(conference Firenze 2010).
The material studies aspect of the conference will concern the mapping
of technical and technological developments in the quarrying and
treatment of marble, all placed within exchanges between Italy and
Belgium. These two countries boast a tradition in marble quarrying that
goes back to antique Roman times and that culminated in the nineteenth
century with the invention of marble extraction techniques used
throughout the world today. Examples include marvels of interior
architecture such as the Carrara and other marble cladding in the
dining room of the castle of Corroy-le-Château (c.1848).
The conference also hopes to encourage material studies of Carrara
marble applications in the Low Countries following theoretical and
practical models explored in Italy in the last few decades,
particularly those concerning Michelangelo, Bernini and Canova; and
inversely those of conservation/restoration techniques and philosophies
explored in the Netherlands and Belgium (e.g. the projects of the tomb
monuments of William the Silent and Admiral Tromp)
As such, the conference intends to obtain a greater understanding of
the use of Carrara marble in the sculpture and architecture of the Low
Countries, while studying the success factors of this marble, those
that stimulated it and brought it to such a development. One might even
tentatively speak of a Carrara marble “revolution” in the Low Countries
(from about 1600 onwards), completely changing the practice and
perception of both sculptural and architectural endeavour in the Low
Countries, a phenomenon that remains undervalued and understudied.
The conference will also have a natural follow-on with the one
organised in September 2012 by the Musée provincial des Arts anciens at
Namur on the extraction and use of Belgian marble, particularly that of
Saint-Remy.

Possible issues to be addressed (non-limitative list):
INTERNATIONAL EXCHANGES BETWEEN CARRARA AND THE LOW COUNTRIES
-    The trade in Carrara marble
-    The Low Countries communities in Carrara, Livorno and Genova
-    Technical innovation between Carrara and Belgium: the example of
the large scale marble decoration at the castle of Corroy-le-Château
-    Low Countries sculptors in Carrara

THE INTRODUCTION OF CARRARA MARBLE IN BELGIUM AND THE NETHERLANDS AND
ITS FLOURISHING IN THE 17TH CENTURY
-    The Master of Rimini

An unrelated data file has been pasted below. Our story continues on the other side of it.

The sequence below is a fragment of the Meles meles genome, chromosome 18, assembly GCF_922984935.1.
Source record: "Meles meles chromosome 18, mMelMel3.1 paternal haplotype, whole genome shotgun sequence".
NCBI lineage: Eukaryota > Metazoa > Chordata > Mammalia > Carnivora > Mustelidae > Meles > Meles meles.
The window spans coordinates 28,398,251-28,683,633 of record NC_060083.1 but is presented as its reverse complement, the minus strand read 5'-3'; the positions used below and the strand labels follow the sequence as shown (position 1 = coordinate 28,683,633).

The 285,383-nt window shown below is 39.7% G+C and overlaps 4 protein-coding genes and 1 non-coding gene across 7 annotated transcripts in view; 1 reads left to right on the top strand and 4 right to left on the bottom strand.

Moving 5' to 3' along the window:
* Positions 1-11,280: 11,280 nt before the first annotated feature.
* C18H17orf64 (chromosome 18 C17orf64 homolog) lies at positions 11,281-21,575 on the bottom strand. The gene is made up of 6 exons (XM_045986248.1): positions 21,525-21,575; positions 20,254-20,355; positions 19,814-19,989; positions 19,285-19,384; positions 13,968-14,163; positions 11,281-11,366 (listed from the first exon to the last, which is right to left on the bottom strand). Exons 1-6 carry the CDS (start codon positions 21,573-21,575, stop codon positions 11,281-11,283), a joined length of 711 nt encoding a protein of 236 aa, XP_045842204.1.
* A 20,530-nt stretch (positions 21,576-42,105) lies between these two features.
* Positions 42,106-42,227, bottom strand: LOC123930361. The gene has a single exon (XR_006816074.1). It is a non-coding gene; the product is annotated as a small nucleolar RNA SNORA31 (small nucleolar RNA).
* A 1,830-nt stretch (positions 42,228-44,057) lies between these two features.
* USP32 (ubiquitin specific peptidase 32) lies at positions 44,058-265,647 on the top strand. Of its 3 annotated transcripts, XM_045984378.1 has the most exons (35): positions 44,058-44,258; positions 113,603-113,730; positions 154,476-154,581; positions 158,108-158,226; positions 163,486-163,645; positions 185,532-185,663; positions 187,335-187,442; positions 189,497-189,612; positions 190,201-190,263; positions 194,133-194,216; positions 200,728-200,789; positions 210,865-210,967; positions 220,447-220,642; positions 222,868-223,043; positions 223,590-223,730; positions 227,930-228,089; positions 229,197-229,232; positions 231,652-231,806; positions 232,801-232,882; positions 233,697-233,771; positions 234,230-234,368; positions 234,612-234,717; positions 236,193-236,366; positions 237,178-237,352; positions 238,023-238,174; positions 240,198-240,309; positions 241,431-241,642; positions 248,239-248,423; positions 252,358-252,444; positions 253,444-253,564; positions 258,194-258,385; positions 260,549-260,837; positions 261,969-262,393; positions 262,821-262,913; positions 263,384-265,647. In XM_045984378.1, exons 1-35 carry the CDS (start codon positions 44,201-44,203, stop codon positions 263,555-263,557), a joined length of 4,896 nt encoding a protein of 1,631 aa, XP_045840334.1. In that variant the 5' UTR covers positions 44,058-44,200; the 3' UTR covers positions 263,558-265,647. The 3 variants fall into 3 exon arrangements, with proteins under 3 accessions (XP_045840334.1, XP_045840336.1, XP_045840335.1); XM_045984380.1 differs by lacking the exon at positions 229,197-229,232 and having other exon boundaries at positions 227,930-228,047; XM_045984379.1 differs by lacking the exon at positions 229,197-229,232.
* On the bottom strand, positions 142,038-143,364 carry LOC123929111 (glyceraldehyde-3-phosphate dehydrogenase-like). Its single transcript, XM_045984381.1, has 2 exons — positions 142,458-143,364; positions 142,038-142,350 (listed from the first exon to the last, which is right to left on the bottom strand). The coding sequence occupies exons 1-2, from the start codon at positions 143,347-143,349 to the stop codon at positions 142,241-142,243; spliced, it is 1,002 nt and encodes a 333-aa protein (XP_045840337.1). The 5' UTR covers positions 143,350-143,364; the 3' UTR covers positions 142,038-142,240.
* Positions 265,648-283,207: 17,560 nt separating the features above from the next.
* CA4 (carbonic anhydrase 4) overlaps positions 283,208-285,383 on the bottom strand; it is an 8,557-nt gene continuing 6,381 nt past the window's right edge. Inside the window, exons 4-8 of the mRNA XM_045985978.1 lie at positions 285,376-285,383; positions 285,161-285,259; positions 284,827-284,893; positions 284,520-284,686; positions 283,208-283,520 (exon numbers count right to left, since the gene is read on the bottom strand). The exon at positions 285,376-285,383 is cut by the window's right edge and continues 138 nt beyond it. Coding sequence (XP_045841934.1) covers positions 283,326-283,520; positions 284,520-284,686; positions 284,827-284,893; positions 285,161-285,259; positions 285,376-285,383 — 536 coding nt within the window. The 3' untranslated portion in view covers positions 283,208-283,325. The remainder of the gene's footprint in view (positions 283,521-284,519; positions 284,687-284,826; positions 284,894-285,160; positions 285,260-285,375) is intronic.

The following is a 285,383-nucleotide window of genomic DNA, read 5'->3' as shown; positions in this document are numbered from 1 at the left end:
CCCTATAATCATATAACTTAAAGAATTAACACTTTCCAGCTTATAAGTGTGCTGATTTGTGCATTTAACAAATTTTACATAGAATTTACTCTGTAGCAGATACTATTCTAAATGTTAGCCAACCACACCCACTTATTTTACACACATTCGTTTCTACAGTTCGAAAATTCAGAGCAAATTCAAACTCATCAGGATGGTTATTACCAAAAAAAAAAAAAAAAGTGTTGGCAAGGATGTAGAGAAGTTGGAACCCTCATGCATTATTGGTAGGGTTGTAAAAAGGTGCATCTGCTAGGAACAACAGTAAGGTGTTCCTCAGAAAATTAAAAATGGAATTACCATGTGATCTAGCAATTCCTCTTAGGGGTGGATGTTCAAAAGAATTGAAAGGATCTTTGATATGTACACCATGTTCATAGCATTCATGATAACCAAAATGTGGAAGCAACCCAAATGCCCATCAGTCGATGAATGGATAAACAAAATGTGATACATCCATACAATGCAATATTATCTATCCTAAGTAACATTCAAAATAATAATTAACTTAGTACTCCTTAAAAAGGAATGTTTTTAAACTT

-    The Michelangelo Madonna & Child in Bruges
-    Conrat Meit/Jacques Du Broeucq/Pietro Torrigiani
-    The “Marble Temple” in Antwerp, the Jesuit church
-    Rubens and marble
-    The town hall of Amsterdam (today royal palace)

THE SOCIAL PRESTIGE OF CARRARA MARBLE
-    The prestige of the association of Carrara white and Belgian black
marble
-    Carrara marble in Antwerp-style baroque altarpieces
-    The imitation of Carrara marble in altarpieces
-    The imitation of Carrara marble in historic interiors
-    The imitation of Carrara marble in plaster sculpture
-    Portraiture in Carrara marble

CARRARA MARBLE AS A VEHICLE FOR CLASSICAL IDEALS
-    Carrara marble vs. alabaster in antique-style architecture of the
Low Countries
-    The collecting of antique and antique-style sculpture in the Low
Countries
-    Neoclassicism, Canova, Thorwaldsen and their epigones between Rome
and the Low Countries,
-    Troubadour neo-gothic and Carrara marble

CARRARA MARBLE IN THE THIRD WORLD POWER, BELGIUM (C.1880-1914)
-    As reflected in the collections of the Royal Museums
-    The Brussels Cemetary at Laken
-    The Brussels courts of justice
-    Victor Horta and Carrara marble
-    The interiors of the Palais Stoclet and Carrara marble
-    Carrara marble in Brussels architecture 1880-1914

CARRARA MARBLE IN THE NETHERLANDS (C.1880-1914)
-    The Peace Palace, Den Haag

HISTORIC CARRARA MARBLE FLOORS
-    Renaissance to Baroque
-    The techniques and tradition of single-slab marble hallways
-    Carrara within mosaic floors
-    Sol Lewitt (Brussels Royal Opera House)

LOW COUNTRIES ARTISTS AND ARCHITECTS AT HOME AND ABROAD
-    Laurent-Benoît Dewez
-    Henry van de Velde’s Hohenhof
-    Hilde van Sumeren
-    Aart Schonk
-    Tom Pucky
-    …

BACKGROUND
The conference will be a collaborative effort between a large number of
institutions in Italy and the Low Countries, supported by the highest
authorities in each country. It also marks the tenth anniversary of the
creation of the Low Countries Sculpture Society and it will constitute
a follow-up from the study days it held in Belgium about the extraction
and use of Belgian marble in 2003, 2006 and 2009.

PROGRAMME
Individual arrival in Rome

Monday 4 June 2012, 9.00-18.00 and Tuesday 5 June 2012, 8.45-17.00
Pre-conference excursions in Rome: Galleries in Roman palaces and
villas c.1500-1830

Tuesday 5 June 2012, 18.00-
Roma, Keynote Lectures
Night in Rome

Wednesday 6 June 2012, 9.00-18.00
Roma, first day of conference
Night in Rome

Thursday 7 June 2012
Morning: transfer to Carrara
Afternoon: conference excursion: The extraction and transport of
Carrara marble from Classical Antiquity to today
Evening: Keynote Lectures
Night in Carrara

Friday 8 June 2012, 9.00-16.30
Second day of conference
End of conference and individual return

~~~~~~~~~~~~~~~~~~~~~~~~~~~~~~~~~~~~~~~~~~~~~~